You Can’t Always Get What You Want And What You Get Is Not Forever: How To Live Life Focusing On What You Can Truly Control And Always Enjoying What You Do

In a previous blog post, I discussed how our mind operates in such a way as to create severe limitations for us on all important areas of our lives. I also tried to discuss the reasons behind this inherently problematic function of our mind.

In the same post, I continued with presenting 10 practical (and readily available for you to use) tips to address our mind’s fundamental shortcomings.

Now, upon popular demand (thank you very much for your sincere interest!), I will proceed, in the coming days and weeks, with publishing 10 different blog posts.

Each one of these 10 posts shall elaborate further on every one of my respective 10 tips.

This time, we focus on the second tip; namely: “Recognize That The Joy Is In The Doing, Not In The Having“.

Who Owns What As A Major Cause Of Human Suffering Throughout History

We start with something that’s very difficult (if not flat-out impossible) for the average human being to accept.

See, most people are so busy accumulating things, both material and immaterial, that the notion of acknowledging that there is nothing – not a single thing – they can possess, own, or appropriate forever is not only totally foreign to them, but usually quite threatening as well.

In fact, it’s not an overstatement to claim that behind every conflict among human beings, both on an individual and a collective level, there’s a “property related” root cause. Come to think of it, throughout human history, most crimes have been committed and most wars have erupted because of some person or some group of people believing either that:

a) they should own more than what they owned at a certain moment; or

b) they have been deprived of what they should rightfully own.

To further substantiate my point, I refer you to this article from the popular and richly informative educational website Owlcation, according to which historically, the two main reasons for war have been economic and territorial gain.

As if that weren’t enough, human nature has gruesomely evolved in this aspect: in relatively recent history, people have committed (previously unimaginable…) atrocities on a mass scale in the name of condemning the notion of property.

Unavoidably, here we must again touch upon the fundamental issue of what we choose to identify ourselves with in our lives.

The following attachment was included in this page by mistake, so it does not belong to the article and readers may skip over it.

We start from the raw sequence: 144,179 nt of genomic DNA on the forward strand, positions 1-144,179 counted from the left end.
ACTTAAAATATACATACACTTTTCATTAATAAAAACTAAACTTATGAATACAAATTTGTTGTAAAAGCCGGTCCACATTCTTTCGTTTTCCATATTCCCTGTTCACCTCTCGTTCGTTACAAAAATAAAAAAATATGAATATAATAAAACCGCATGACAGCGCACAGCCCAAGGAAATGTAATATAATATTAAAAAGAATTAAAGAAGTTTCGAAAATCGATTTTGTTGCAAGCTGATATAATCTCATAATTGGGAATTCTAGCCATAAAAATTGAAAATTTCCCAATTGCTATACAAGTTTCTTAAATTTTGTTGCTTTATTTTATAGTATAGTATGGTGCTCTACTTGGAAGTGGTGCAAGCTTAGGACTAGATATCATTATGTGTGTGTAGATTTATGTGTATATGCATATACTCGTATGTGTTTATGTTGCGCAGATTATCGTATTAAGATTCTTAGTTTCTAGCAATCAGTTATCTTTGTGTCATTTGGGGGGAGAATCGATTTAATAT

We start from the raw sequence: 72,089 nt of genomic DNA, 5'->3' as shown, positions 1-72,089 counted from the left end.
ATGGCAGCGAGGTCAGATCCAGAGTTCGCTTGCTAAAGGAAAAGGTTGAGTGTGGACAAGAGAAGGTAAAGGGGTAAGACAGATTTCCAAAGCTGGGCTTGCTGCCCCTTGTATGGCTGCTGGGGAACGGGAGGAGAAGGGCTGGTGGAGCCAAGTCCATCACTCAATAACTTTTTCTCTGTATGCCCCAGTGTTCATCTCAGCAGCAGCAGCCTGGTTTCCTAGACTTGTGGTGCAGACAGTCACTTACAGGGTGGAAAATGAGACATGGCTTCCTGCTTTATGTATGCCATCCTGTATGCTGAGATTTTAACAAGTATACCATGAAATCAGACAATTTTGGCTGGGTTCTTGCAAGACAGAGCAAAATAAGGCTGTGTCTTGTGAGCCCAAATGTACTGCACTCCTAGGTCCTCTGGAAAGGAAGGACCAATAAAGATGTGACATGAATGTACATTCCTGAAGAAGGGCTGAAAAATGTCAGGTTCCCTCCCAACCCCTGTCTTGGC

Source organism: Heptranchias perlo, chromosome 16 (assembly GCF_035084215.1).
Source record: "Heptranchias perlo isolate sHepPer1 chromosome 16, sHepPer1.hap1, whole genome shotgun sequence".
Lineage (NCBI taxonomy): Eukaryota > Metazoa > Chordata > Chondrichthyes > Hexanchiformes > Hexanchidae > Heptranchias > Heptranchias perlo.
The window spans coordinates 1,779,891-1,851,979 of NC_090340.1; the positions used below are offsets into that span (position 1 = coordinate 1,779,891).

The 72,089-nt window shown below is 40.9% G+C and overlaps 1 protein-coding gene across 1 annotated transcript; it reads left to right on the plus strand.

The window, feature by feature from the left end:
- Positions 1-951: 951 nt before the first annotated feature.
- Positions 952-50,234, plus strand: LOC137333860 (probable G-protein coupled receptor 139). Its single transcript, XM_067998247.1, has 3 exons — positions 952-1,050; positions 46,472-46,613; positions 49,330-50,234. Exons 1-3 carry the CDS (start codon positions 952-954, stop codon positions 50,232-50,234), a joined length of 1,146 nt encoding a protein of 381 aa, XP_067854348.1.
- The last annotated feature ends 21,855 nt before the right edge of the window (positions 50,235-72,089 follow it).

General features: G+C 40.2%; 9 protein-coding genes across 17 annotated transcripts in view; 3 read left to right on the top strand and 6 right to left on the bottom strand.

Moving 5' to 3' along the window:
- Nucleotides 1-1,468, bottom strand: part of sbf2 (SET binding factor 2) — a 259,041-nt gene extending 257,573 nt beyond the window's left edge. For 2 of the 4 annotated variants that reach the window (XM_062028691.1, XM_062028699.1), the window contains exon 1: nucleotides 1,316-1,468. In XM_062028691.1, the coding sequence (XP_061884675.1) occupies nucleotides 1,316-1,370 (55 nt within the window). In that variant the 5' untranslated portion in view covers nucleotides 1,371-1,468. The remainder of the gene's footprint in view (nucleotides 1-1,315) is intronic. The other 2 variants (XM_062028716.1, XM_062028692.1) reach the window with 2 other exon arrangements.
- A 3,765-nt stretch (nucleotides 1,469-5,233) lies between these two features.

(In a sense, this series of articles is an invitation to you to let go of identification with anything that is an object of your consciousness. We started by discussing disidentification from thoughts and now we’re expanding to property. Hang on; the ride might be a bit bumpy, but it sure as hell is worth the fare you’re paying)!

There Is Nothing You Can Have Forever

I know and understand that many of you will react at this point.

So, how do you propose we go about living our lives, Alex?”, you may ask. “Are you inviting us to give away all our stuff and move to a secluded cave, somewhere in a forest or, perhaps, near a treacherous mountaintop?

Some of you may go even further and poignantly ask: “Would YOU be ready to set the example, Alex, by renouncing all your possessions and hereafter live like a, completely self-sustained, hermit or recluse ? Or are you preaching us about how evil it is to center our lives around our material goods, while at the same time you continue to enjoy the comforts and pleasures of more than a handful of such goods yourself?“.

As always, I hear you. But, please, let me clarify: it’s definitely not my intention to champion a Neo-Luddite movement or cult or make you feel guilty about all suffering under the sun until you write off all of your belongings (preferably to me, like many a “good” cult leader would urge you to do)!

Thus, rest assured: I’m not advocating you assume any radical action of that sort. I’m also not advocating against it, should you really know, beyond any doubt, that this is the path you must take in your life. My guess, though, is that you most likely aren’t ready, suited or meant to do something so edgy.

I know I’m not!

What I’m only asking is that you seriously consider that:

a) the notion of you “owning” something is (maybe an occasionally useful one, yet still…) an illusion; and

b) no matter what you do, what you presently “own” will remain with you only for a limited amount of time.

I’m assuming the second point is by now self-evident, so let me discuss the first one.

In Reality, You Have Nothing

Life loves paradoxes, that much I know.

Here’s one for you: the quality of your relationship with what you label as “your possessions” is optimal as long as you don’t treat them as such.

In other words: treat your possessions as if they weren’t helpless objects at your unquestionable disposal and mercy. Try instead to see yourself as someone that Life has appointed to be their custodian.

Like they were your (foster) children.